Coordination Matters - Scientific Research Publishing

Sep 26, 2017 - Moving in time with others is a central characteristic of social life and has been shown to promote a host of social-cognitive attunements (e.g., person memory, affiliation, prosociality) for those involved. Less attention has been paid, however, to how the effects of coordination can serve higher-order.
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Psychology, 2017, 8, 1857-1878 http://www.scirp.org/journal/psych ISSN Online: 2152-7199 ISSN Print: 2152-7180

Coordination Matters: Interpersonal Synchrony Influences Collaborative Problem-Solving Lynden K. Miles1, Joanne Lumsden2, Natasha Flannigan1, Jamie S. Allsop1, Dannette Marie1 School of Psychology, University of Aberdeen, Aberdeen, UK Aberdeen and Grampian Chamber of Commerce, Aberdeen, UK

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How to cite this paper: Miles, L. K., Lumsden, J., Flannigan, N., Allsop, J. S., & Marie, D. (2017). Coordination Matters: Interpersonal Synchrony Influences Collaborative Problem-Solving. Psychology, 8, 1857-1878. https://doi.org/10.4236/psych.2017.811121 Received: August 14, 2017 Accepted: September 23, 2017 Published: September 26, 2017 Copyright © 2017 by authors and Scientific Research Publishing Inc. This work is licensed under the Creative Commons Attribution International License (CC BY 4.0). http://creativecommons.org/licenses/by/4.0/ Open Access

Abstract Moving in time with others is a central characteristic of social life and has been shown to promote a host of social-cognitive attunements (e.g., person memory, affiliation, prosociality) for those involved. Less attention has been paid, however, to how the effects of coordination can serve higher-order goal-directed social behaviour. Here we explored whether interpersonal synchrony impacts performance on a collaborative problem-solving task. One hundred and ninety two participants completed a short movement exercise in pairs whereby coordination mode was manipulated (in-phase synchrony, asynchrony, control). Each pair then jointly discussed a problem-solving exercise while the degree to which coordination spontaneously emerged was assessed. The results revealed that collaboration was more effective following in-phase coordination. Of theoretical significance, both instructed and spontaneous synchrony were associated with better performance, with the short-term history of each dyad shaping precisely when coordination was functional. Overall, the synchronization of body movements appears to support effective collaboration.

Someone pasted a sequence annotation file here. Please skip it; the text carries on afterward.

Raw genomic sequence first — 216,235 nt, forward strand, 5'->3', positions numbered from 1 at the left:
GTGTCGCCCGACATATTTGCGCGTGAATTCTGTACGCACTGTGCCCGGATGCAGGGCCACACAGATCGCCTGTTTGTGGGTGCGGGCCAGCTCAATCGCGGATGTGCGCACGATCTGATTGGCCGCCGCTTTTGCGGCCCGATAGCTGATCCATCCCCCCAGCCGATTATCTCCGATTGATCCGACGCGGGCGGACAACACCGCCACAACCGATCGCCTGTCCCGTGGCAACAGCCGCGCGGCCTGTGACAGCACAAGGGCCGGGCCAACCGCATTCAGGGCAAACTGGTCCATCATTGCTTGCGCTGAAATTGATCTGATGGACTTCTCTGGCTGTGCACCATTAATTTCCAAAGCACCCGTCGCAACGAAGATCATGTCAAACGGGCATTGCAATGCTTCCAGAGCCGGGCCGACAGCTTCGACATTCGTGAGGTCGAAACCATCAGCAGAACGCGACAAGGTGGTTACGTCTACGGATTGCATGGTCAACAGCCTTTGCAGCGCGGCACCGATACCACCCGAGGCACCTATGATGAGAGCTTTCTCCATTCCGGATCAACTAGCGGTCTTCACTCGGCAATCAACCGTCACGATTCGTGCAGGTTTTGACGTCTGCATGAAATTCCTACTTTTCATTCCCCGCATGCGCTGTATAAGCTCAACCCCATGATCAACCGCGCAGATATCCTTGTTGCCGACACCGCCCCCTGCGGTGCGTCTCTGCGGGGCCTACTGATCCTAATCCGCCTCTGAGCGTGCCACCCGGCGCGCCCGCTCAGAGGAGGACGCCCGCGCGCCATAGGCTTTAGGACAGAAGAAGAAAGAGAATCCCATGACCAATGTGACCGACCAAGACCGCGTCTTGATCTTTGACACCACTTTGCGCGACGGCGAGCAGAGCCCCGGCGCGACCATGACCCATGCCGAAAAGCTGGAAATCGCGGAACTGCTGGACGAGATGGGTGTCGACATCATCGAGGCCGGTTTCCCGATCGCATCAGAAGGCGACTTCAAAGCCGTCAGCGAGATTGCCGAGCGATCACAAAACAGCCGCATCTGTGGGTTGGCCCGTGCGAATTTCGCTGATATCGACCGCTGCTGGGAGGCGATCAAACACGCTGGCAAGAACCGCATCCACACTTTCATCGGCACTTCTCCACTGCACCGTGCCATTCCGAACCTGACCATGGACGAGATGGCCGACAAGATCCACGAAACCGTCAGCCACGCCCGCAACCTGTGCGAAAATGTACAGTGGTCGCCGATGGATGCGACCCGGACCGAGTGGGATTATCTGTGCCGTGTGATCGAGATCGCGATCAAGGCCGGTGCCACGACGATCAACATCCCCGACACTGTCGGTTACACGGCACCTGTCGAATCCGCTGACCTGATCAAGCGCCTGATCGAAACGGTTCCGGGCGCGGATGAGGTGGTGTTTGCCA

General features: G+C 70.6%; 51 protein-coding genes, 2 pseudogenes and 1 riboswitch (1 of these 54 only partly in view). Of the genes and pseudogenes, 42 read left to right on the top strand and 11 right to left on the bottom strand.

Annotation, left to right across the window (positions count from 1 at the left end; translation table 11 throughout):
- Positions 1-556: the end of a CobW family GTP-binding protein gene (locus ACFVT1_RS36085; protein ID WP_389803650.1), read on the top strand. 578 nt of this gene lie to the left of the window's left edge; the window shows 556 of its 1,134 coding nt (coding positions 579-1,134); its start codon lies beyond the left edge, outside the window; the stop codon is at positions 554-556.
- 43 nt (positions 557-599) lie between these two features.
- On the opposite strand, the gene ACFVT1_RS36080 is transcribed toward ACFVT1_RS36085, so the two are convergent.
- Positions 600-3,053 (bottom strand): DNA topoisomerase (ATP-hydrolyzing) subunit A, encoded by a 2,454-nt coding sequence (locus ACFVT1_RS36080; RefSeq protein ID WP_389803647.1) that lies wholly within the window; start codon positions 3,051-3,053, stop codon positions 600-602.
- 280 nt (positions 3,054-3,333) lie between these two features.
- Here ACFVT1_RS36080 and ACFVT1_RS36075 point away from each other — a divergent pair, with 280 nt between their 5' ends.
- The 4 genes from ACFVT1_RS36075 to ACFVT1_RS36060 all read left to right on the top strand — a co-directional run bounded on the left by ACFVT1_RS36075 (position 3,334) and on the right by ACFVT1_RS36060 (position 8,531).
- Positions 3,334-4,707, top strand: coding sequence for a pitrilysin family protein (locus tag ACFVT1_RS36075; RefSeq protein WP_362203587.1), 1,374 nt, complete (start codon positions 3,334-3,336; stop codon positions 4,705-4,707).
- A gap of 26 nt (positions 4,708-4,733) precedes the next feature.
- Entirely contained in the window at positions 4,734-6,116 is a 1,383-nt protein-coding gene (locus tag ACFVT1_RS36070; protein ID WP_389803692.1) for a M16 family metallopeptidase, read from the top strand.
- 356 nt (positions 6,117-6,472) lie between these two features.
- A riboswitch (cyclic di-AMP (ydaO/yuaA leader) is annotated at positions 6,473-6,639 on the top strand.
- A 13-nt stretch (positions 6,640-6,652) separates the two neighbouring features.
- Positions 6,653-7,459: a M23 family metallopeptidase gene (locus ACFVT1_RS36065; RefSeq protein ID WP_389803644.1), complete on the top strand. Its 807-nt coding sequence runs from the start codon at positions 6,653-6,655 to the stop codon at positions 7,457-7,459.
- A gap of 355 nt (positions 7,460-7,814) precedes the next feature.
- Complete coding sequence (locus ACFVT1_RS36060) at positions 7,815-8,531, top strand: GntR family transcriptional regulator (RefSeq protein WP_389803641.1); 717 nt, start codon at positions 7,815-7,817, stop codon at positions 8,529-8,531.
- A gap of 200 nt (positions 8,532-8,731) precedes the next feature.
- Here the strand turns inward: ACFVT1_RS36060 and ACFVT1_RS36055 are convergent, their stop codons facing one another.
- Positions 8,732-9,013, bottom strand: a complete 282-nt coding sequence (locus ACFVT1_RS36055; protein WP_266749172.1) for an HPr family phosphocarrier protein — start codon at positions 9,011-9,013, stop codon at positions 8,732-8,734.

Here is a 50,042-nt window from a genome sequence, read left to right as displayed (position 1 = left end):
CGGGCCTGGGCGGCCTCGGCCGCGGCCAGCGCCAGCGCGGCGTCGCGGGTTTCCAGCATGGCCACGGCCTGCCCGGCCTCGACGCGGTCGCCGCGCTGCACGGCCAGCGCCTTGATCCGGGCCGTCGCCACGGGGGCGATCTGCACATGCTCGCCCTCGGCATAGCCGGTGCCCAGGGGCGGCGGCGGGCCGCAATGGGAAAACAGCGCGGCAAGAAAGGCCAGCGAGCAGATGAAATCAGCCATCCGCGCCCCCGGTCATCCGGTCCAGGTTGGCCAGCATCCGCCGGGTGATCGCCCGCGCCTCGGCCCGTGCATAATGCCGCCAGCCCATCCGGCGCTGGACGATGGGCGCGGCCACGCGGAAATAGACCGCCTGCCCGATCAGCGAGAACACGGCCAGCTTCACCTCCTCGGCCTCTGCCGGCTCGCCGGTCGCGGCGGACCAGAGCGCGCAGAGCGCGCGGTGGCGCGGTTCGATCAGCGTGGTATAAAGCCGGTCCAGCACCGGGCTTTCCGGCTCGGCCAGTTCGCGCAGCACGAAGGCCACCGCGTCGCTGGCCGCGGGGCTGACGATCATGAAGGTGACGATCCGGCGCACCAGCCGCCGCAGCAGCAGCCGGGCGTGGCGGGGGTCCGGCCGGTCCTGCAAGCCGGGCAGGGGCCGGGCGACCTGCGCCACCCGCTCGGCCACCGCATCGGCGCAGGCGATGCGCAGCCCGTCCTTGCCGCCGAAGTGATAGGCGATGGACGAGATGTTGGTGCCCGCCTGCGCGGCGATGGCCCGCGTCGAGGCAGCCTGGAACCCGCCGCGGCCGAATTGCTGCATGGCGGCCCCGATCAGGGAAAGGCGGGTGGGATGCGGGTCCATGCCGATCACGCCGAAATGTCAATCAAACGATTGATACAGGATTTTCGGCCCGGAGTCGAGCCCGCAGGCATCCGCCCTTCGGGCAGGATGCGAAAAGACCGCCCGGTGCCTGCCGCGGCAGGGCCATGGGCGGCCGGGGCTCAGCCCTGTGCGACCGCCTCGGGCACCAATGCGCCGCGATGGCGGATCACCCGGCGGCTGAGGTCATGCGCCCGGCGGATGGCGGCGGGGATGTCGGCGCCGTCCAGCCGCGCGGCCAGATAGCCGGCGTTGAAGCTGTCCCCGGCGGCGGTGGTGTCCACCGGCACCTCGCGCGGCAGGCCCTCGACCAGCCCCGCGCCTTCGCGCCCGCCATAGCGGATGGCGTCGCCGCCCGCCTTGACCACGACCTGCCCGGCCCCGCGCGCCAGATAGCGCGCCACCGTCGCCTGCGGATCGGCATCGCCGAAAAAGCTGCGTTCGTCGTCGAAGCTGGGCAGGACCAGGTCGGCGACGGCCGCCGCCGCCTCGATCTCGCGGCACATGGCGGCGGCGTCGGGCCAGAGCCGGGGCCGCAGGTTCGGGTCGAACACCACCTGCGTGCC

Keywords Interpersonal Synchrony, Coordination, Problem Solving, Social Interaction, Collaboration

1. Introduction Daily life involves many goal-directed social interactions—complex activities that present a challenge to even the most sophisticated agent. One key to reducing such complexity is coordination. By coordinating with others, we routinely achieve fundamental social goals (e.g., communication, affiliation, protection) DOI: 10.4236/psych.2017.811121

Sep. 26, 2017

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with seemingly only minimal effort. Coordination functions by establishing a unitary common ground, temporarily linking individuals to form a coherent entitative whole (Lang, Bahna, Shaver, Reddish, & Xygalatas, 2017; Marsh, 2013; Schmidt & Richardson, 2008; Semin, 2007). While it can take many guises (e.g., linguistic turn-taking, behavioural mirroring, complexity matching), synchrony, as one form, is arguably primary. Governed by the lawful physical principles of coordination dynamics (Kelso, 1995), components of a system will, over time, tend to synchronize towards one of two attractor states (i.e., in-phase or anti-phase) if they are: 1) coupled, and 2) share relevant qualities (e.g., movement frequency). Empirical observations of synchronized mechanical (e.g., pendula, Huygens, 1673/1986), biological (e.g., fireflies, Buck & Buck, 1976) and social (e.g., dyads, Schmidt & O’Brien, 1997) systems reveal precisely these characteristic dynamical properties. Given this physical basis for coordination it is perhaps no surprise that, anecdotally at least, we feel the pull to behave like others, to be “in sync” or “on the same wavelength” with our interaction partners. Researchers exploring this phenomenon have consistently demonstrated that people experience a host of social (e.g., affiliation, Hove & Risen